Water bills are on the rise again in Riverside after village trustees voted last month to increase water and sewer rates 4.93 percent.

That means single-family residential water customers who are charged the village’s “minimum,” which is five units (500 cubic feet of water) per billing cycle, will see their bi-monthly bill increase from $78.60 to $82.50, or $23.40 annually.

The “average” single-family residential water customer, estimated at 11 units (1,100 cubic feet of water), will see the bimonthly charge increase from $172.92 to $181.50, or $51.48 annually.

The rate increase, which was retroactive to June 1, followed on the heels of the village’s administration agreeing to a new union contract with public works employees. That five-year contract included a 4.93 percent pay increase for employees, retroactive to Jan. 1.

That increase, along with an increase in May in the cost of water to Riverside from its supplier, the village of McCook, led trustees to raise water rates for the second time in 2022.

In January, the village raised its water rate by 14 percent and its sewer rate by 71.75 percent in an effort to both charge more equitably for water and to fund future sewer improvements.

At the same time, the village board eliminated a $30 bi-monthly infrastructure fee, which had been charged to all water customers no matter how much water they used. That had a net effect of actually lowering water bills for those being charged the bi-monthly minimum, and only slightly increasing bills for average single-family residential water customers.

Water customers using large amounts of water, however, saw their bills rise much more. For example, after the January rate hike, large multifamily buildings would have seen bimonthly bills rise by about $1,300. The bimonthly increase to schools was pegged at about $1,500 and the Riverside Swim Club could have expected its bimonthly bill to increase by $2,100.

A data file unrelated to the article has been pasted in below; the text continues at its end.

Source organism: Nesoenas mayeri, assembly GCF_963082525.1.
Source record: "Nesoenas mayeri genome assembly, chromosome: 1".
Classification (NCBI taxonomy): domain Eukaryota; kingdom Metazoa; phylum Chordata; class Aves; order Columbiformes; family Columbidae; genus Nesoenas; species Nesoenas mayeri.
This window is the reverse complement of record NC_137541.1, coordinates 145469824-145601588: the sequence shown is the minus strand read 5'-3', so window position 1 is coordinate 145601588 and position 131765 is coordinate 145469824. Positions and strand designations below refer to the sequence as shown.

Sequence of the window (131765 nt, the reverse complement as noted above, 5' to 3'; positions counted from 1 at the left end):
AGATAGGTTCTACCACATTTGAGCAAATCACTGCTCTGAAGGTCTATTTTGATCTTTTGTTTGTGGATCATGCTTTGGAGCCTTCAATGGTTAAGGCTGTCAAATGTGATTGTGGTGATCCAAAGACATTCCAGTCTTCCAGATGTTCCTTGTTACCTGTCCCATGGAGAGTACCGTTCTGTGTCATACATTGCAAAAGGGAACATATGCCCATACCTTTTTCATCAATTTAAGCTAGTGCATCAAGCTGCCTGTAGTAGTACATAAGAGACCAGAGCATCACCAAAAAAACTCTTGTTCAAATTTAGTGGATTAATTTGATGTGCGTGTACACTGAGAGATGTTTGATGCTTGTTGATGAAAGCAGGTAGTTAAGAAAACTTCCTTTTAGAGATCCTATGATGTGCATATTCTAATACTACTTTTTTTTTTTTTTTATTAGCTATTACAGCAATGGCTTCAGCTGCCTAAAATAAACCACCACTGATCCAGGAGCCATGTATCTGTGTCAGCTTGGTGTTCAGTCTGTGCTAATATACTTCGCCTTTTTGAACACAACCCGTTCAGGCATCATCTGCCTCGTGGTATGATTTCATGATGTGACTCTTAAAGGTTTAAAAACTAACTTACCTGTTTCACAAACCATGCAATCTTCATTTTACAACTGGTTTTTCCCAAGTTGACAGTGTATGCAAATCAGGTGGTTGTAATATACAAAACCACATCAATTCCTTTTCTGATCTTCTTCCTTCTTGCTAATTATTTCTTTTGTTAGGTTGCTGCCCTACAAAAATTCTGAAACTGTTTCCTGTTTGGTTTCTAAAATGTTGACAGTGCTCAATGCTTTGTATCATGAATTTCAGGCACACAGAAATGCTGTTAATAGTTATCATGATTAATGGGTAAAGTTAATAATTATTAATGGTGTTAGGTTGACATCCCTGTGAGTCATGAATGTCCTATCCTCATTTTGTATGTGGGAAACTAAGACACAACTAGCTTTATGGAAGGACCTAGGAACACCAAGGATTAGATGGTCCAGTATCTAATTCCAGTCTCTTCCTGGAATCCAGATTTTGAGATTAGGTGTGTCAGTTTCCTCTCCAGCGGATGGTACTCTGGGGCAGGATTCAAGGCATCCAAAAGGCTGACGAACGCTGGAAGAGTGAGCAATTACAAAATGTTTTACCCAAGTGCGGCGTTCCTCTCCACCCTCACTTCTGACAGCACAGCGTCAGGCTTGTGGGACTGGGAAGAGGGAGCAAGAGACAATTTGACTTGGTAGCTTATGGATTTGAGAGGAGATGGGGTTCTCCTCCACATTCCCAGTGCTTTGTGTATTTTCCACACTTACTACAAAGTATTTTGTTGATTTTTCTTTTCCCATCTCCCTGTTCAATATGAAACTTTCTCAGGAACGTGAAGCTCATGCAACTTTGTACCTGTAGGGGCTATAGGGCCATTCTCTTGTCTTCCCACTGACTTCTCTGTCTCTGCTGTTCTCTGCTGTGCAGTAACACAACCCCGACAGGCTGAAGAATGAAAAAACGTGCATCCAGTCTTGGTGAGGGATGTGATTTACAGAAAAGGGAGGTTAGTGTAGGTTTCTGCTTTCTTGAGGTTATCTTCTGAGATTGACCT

This latest 4.93-percent increase approved in June will also hit the larger capacity water users hardest, with bimonthly bills for large multifamily buildings, schools and the swim club expected to increase by about $350, $385 and $540, respectively.

Water meter replacement update

Meanwhile, Riverside had expected to get cracking on its village-wide water meter replacement initiative on Aug. 1, but supply chain woes have put a crimp into those plans.

According to Riverside Finance Director Karin Johns, the village had expected to take delivery of about 1,000 water meters but to date had received just a few hundred, many of those for larger commercial and institutional buildings.

The village board in June did, however, officially ratify how much it would charge water customers for their new meters. Anyone whose water meter has not been changed out in the past 10 years will need to pay the full amount of about $295 for a new one.

That charge will be reduced on a pro-rated basis for customers who have had meters changed within the past 10 years, with those who have paid for a new meter within the past one year being charged nothing and those who have had meters changed in the past nine or 10 years being charged 90 percent of the cost.

The village will not charge a meter replacement fee for anyone who is “experiencing an economic hardship, a disabled veteran or prisoner of war,” according to a memo presented to the village board by Johns last month.